As the book describes it, this trail begins on a fire road just to the north of the parking area, so you walk along the drive for a couple of hundred yards. This is a good start, but actually there is a network of trails in this area, including the Frazier Discovery Trail, which the NPS map describes as a 1.3 mile circuit, moderately easy, with beautiful views. Also, as with the Stonyman Trail, a guide book is available.
After walking through this area, and appreciating that this is where trail volunteers are based from during extended maintenance work – all the better because of the proximity to supplies at the Wayside – continue on, now following the AT’s white blazes, to the Loft Mountain summit. It’s a nice trail through a forest of young trees, with rhododendron and berry bushes crowding in from both sides. Eventually, near the top of the climb, there is a spur trail to a rocky bluff with a view to the east.
I took this photo from the bluff, looking off to the south east, I believe towards Flaptop Mountain. The view below is of Rappahannock County, pastoral, with little clusters of farms and towns. Once again, I counted myself lucky for the weather as I enjoyed the views.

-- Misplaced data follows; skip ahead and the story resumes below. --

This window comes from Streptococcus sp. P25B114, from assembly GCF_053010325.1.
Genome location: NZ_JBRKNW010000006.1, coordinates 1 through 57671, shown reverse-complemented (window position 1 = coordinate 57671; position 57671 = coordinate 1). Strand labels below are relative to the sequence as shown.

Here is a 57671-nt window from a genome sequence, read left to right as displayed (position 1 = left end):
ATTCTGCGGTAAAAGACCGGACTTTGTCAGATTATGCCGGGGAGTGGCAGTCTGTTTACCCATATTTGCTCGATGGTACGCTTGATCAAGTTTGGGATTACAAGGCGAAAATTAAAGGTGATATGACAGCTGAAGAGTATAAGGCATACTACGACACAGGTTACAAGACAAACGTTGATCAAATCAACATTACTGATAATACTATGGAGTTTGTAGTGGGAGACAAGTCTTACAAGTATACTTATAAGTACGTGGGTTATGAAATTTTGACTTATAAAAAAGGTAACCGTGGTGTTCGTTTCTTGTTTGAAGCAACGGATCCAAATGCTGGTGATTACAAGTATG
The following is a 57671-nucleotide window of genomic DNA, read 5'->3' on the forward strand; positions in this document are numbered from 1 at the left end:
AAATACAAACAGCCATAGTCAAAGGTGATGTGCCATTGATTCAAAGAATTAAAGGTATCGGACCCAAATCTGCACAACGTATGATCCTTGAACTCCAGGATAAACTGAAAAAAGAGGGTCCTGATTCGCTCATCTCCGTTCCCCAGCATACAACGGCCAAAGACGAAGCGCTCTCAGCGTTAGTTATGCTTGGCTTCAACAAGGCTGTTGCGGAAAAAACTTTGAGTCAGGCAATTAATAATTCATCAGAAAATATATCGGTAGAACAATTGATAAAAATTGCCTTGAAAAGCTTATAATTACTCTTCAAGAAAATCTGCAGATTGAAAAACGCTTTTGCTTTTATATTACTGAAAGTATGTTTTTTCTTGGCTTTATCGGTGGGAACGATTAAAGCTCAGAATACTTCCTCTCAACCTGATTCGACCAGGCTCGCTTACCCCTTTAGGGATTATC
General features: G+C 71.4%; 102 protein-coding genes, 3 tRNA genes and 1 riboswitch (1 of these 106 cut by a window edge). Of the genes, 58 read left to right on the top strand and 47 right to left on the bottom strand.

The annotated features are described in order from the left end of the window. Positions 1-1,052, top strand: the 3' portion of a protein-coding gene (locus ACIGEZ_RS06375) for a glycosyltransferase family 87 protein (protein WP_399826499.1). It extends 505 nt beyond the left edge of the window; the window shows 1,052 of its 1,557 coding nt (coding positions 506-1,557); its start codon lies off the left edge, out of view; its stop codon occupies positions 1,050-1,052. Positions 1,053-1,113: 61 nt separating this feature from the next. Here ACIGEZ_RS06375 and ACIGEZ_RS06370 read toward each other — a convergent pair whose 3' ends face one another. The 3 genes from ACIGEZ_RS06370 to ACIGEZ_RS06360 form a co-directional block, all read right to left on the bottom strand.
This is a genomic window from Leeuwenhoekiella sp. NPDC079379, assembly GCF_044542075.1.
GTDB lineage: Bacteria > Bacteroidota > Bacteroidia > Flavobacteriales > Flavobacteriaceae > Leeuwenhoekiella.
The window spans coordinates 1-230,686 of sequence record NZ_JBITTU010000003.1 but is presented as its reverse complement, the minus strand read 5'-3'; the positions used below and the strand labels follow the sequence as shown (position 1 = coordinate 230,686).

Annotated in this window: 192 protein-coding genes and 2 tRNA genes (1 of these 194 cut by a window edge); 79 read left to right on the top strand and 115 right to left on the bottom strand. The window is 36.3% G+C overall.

Continuing along the AT here, the hike skirts the Loft Mountain summit before making a 90 degree turn to the west, to an intersection with the Frazier Discovery Trail, marked by a concrete guidepost. A slight turn to the right takes you to another outcropping, this time with a view to the west. The overlook has a strategic view of the Frazier approach – since the trail is popular with young families, a pause here offers the entertainment of young children encountering their first views of the destination of their hike, consisting of summiting the ledge.
On the descent, I came to this overhang. It was deeper than any I’ve seen on these easy trails – you could easily get back in there 20 feet or more, so that the overhang provided shelter. After considering the rocks and the situation, I continued on down the easy slope of the trail to the Wayside, where I enjoyed a bowl of chili before heading back to Hawksbill Cabin.
Completing this hike meant that I have done all six of the trails listed in the South District: Powell Gap, Ivy Creek, Loft Mountain Loop, Blackrock Summit, Calvary and Chimney Rocks, and Calf Mountain. That also means I have completed 19 of the 26 hikes in this book. I definitely have my favorites at this point, and I think there are some – my “freelance” trails – that could replace a few that are included here; I’m thinking that maybe a book, “Hiking Adventures on Skyline Drive,” is in order based on my experiences.